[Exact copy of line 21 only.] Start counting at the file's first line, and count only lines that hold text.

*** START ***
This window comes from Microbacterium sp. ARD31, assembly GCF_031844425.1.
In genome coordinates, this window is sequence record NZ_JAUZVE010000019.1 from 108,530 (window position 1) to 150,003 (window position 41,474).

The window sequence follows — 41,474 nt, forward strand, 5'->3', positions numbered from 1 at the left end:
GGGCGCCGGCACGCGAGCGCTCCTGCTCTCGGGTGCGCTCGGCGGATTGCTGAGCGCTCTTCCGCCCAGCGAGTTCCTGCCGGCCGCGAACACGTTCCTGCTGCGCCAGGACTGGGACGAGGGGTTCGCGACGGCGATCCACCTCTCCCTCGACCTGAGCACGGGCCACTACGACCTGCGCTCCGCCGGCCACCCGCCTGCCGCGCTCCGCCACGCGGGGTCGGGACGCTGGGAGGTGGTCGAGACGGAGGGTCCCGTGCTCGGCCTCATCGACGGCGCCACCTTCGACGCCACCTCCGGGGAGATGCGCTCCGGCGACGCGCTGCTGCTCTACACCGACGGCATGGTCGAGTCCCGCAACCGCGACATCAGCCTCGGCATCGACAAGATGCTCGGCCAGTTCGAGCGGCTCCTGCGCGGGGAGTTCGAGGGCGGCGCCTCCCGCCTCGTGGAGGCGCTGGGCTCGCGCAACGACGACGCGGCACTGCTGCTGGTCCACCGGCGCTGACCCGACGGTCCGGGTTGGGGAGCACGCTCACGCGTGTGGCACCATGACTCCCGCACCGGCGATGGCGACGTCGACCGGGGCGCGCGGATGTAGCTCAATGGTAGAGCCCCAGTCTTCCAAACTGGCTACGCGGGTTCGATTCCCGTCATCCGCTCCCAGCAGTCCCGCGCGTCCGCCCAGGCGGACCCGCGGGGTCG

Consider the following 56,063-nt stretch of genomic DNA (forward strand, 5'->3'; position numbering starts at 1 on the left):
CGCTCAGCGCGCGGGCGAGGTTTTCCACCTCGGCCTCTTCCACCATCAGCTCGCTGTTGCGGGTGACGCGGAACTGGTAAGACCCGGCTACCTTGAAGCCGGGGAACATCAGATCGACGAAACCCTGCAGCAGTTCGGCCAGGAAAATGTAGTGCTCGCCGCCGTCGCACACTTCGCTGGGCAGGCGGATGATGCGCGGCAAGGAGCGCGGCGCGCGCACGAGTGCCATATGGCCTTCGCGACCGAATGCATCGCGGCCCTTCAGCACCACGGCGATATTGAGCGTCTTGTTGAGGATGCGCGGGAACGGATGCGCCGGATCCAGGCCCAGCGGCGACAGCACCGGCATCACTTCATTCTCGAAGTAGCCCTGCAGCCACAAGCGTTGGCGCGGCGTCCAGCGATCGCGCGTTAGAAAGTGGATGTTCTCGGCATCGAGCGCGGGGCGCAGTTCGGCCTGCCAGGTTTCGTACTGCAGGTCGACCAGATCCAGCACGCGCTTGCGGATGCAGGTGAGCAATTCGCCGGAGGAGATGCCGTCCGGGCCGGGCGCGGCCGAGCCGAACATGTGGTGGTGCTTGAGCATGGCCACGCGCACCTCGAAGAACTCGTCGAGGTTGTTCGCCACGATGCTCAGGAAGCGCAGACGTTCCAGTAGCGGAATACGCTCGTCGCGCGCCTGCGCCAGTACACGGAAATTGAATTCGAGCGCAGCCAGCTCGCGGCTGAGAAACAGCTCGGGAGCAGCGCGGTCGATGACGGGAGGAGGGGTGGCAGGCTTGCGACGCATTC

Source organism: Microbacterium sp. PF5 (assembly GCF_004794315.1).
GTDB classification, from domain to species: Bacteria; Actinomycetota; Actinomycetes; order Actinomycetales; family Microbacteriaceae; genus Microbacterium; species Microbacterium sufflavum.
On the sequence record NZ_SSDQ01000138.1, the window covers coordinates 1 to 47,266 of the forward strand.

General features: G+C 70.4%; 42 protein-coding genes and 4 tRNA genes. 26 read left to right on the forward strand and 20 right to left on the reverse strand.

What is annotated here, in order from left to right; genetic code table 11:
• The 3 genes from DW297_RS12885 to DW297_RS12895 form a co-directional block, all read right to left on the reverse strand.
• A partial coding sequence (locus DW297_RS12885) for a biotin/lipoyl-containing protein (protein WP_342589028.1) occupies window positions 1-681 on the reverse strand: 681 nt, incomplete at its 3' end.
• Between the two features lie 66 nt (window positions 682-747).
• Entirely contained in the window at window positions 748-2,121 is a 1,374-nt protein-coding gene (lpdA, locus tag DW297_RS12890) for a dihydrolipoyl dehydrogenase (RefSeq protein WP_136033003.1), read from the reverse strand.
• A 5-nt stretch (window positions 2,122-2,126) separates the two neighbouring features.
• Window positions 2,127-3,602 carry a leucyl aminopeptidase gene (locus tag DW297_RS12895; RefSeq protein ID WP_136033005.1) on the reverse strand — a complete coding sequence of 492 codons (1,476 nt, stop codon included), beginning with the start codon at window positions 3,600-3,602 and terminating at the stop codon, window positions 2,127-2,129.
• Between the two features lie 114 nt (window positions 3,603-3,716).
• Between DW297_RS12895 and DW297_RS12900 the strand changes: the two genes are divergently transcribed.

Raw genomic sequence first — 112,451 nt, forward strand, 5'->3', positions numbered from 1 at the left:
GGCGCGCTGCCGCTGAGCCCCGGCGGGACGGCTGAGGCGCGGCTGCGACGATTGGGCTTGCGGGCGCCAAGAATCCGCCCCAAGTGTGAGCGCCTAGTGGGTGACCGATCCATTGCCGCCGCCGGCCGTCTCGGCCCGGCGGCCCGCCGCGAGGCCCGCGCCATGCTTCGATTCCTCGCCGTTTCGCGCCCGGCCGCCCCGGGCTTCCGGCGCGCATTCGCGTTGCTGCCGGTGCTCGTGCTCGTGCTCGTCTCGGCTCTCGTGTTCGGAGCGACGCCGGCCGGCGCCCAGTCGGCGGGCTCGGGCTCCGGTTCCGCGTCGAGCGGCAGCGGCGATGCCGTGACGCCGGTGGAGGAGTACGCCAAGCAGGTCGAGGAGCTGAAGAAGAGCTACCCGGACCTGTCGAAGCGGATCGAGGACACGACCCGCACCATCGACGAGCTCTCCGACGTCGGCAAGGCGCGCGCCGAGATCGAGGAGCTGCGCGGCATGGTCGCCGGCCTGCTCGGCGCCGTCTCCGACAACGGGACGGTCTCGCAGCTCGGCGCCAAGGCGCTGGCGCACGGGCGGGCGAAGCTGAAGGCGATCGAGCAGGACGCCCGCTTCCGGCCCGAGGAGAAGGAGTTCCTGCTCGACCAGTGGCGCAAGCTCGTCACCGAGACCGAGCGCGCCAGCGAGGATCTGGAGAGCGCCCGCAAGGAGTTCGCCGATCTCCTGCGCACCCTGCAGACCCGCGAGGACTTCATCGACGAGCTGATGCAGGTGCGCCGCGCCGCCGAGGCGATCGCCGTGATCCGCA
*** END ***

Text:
GGCGCGCTGCCGCTGAGCCCCGGCGGGACGGCTGAGGCGCGGCTGCGACGATTGGGCTTGCGGGCGCCAAGAATCCGCCCCAAGTGTGAGCGCCTAGTGGGTGACCGATCCATTGCCGCCGCCGGCCGTCTCGGCCCGGCGGCCCGCCGCGAGGCCCGCGCCATGCTTCGATTCCTCGCCGTTTCGCGCCCGGCCGCCCCGGGCTTCCGGCGCGCATTCGCGTTGCTGCCGGTGCTCGTGCTCGTGCTCGTCTCGGCTCTCGTGTTCGGAGCGACGCCGGCCGGCGCCCAGTCGGCGGGCTCGGGCTCCGGTTCCGCGTCGAGCGGCAGCGGCGATGCCGTGACGCCGGTGGAGGAGTACGCCAAGCAGGTCGAGGAGCTGAAGAAGAGCTACCCGGACCTGTCGAAGCGGATCGAGGACACGACCCGCACCATCGACGAGCTCTCCGACGTCGGCAAGGCGCGCGCCGAGATCGAGGAGCTGCGCGGCATGGTCGCCGGCCTGCTCGGCGCCGTCTCCGACAACGGGACGGTCTCGCAGCTCGGCGCCAAGGCGCTGGCGCACGGGCGGGCGAAGCTGAAGGCGATCGAGCAGGACGCCCGCTTCCGGCCCGAGGAGAAGGAGTTCCTGCTCGACCAGTGGCGCAAGCTCGTCACCGAGACCGAGCGCGCCAGCGAGGATCTGGAGAGCGCCCGCAAGGAGTTCGCCGATCTCCTGCGCACCCTGCAGACCCGCGAGGACTTCATCGACGAGCTGATGCAGGTGCGCCGCGCCGCCGAGGCGATCGCCGTGATCCGCA